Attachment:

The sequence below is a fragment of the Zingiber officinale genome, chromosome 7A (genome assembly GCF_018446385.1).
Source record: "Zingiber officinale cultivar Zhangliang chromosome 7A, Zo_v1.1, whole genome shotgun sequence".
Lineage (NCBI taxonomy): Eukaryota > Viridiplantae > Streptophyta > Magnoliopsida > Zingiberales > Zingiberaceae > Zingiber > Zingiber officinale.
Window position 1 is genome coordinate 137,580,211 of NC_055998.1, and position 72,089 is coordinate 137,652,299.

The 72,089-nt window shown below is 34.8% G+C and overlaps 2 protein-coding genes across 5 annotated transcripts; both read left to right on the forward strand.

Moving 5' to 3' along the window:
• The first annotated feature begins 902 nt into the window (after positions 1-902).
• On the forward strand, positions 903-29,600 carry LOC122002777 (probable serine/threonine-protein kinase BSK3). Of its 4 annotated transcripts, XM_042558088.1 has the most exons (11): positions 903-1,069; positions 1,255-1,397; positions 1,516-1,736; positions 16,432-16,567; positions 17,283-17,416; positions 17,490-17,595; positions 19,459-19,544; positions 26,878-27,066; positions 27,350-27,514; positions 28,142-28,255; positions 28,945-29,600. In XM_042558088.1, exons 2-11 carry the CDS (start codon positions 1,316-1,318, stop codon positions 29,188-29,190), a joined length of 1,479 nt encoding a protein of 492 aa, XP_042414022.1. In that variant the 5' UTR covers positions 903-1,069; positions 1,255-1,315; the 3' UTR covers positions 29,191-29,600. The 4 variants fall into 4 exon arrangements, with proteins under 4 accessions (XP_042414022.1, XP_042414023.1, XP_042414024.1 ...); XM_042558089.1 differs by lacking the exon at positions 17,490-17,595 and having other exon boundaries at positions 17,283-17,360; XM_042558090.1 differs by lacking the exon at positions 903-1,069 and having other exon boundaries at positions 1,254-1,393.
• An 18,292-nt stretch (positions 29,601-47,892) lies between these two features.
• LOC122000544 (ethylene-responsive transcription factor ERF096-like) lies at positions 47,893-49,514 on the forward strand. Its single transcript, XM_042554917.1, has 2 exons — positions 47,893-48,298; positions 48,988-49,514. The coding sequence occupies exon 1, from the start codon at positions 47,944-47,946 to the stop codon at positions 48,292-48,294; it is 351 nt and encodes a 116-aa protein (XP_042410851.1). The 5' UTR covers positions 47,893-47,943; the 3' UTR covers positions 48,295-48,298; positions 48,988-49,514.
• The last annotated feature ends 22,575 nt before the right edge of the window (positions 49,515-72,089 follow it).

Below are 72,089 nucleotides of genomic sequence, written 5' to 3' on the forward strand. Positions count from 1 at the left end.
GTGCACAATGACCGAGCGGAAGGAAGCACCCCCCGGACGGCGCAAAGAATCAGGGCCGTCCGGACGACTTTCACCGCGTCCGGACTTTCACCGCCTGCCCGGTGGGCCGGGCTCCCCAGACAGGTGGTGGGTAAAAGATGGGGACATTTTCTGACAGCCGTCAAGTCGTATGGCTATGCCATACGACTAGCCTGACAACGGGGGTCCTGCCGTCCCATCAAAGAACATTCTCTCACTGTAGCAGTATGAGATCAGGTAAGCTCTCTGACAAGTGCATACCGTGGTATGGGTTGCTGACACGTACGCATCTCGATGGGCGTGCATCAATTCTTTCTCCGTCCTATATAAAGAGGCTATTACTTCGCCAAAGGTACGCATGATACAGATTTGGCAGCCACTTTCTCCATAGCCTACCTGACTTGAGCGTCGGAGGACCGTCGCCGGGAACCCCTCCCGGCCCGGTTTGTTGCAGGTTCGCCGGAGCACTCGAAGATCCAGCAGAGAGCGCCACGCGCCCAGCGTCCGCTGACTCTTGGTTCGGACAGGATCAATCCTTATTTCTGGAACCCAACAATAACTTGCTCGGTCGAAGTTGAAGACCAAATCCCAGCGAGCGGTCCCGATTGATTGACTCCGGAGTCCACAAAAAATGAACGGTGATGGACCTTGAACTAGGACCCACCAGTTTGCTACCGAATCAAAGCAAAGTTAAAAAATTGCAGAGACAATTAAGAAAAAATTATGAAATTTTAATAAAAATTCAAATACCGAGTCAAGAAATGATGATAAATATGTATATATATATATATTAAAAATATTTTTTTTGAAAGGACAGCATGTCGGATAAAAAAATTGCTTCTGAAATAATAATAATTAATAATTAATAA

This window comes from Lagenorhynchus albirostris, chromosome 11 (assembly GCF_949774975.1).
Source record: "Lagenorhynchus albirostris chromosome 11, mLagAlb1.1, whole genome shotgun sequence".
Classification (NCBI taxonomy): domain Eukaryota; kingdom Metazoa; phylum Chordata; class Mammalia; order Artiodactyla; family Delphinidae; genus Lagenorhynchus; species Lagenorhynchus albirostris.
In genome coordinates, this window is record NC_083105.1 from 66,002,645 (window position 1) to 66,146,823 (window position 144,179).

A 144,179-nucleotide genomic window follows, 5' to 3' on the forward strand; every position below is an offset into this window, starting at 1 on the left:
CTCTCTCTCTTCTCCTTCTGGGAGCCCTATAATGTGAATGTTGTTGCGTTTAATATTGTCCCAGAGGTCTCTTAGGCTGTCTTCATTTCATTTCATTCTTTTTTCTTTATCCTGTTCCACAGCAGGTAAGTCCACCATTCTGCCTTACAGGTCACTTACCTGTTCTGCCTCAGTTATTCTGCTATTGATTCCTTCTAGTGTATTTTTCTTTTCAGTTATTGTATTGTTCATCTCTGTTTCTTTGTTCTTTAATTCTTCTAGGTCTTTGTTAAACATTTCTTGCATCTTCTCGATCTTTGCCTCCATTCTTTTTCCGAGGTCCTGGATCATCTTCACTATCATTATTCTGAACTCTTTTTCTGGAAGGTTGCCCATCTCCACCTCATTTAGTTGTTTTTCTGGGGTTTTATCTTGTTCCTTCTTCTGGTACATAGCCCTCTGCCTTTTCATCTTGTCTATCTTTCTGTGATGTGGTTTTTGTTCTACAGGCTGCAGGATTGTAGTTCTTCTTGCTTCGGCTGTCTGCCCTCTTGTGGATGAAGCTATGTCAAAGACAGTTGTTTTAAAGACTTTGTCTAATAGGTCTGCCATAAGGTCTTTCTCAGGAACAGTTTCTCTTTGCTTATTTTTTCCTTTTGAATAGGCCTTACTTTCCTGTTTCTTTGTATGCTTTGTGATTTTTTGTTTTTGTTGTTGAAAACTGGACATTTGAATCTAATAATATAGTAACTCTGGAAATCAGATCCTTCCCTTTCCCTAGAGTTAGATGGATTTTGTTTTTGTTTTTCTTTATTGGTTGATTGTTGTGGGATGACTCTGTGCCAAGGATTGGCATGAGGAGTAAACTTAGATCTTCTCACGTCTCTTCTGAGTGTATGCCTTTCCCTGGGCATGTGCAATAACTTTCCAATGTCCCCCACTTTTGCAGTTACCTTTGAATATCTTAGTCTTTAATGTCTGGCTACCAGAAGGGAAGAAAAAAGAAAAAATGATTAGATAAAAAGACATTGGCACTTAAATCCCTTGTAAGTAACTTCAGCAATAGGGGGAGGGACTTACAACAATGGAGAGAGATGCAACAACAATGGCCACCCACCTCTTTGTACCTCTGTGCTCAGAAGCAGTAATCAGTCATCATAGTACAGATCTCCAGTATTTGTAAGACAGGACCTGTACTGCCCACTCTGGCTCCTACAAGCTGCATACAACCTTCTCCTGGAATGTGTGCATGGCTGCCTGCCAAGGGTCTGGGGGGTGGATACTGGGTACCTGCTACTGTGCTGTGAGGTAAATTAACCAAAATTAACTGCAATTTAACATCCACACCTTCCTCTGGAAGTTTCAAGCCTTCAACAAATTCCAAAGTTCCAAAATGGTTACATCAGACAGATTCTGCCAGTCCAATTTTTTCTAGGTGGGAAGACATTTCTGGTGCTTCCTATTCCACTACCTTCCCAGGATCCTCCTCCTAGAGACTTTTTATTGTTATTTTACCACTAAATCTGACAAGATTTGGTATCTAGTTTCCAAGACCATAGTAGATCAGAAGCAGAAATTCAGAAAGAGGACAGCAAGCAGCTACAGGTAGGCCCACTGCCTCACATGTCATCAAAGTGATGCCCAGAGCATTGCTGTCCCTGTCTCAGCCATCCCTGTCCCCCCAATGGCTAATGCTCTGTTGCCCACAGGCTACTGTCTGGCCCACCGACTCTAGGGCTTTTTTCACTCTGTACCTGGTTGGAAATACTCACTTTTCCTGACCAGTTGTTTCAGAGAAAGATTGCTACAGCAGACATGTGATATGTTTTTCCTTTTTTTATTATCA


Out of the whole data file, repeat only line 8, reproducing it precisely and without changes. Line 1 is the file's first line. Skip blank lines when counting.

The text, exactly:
• On the forward strand, positions 903-29,600 carry LOC122002777 (probable serine/threonine-protein kinase BSK3). Of its 4 annotated transcripts, XM_042558088.1 has the most exons (11): positions 903-1,069; positions 1,255-1,397; positions 1,516-1,736; positions 16,432-16,567; positions 17,283-17,416; positions 17,490-17,595; positions 19,459-19,544; positions 26,878-27,066; positions 27,350-27,514; positions 28,142-28,255; positions 28,945-29,600. In XM_042558088.1, exons 2-11 carry the CDS (start codon positions 1,316-1,318, stop codon positions 29,188-29,190), a joined length of 1,479 nt encoding a protein of 492 aa, XP_042414022.1. In that variant the 5' UTR covers positions 903-1,069; positions 1,255-1,315; the 3' UTR covers positions 29,191-29,600. The 4 variants fall into 4 exon arrangements, with proteins under 4 accessions (XP_042414022.1, XP_042414023.1, XP_042414024.1 ...); XM_042558089.1 differs by lacking the exon at positions 17,490-17,595 and having other exon boundaries at positions 17,283-17,360; XM_042558090.1 differs by lacking the exon at positions 903-1,069 and having other exon boundaries at positions 1,254-1,393.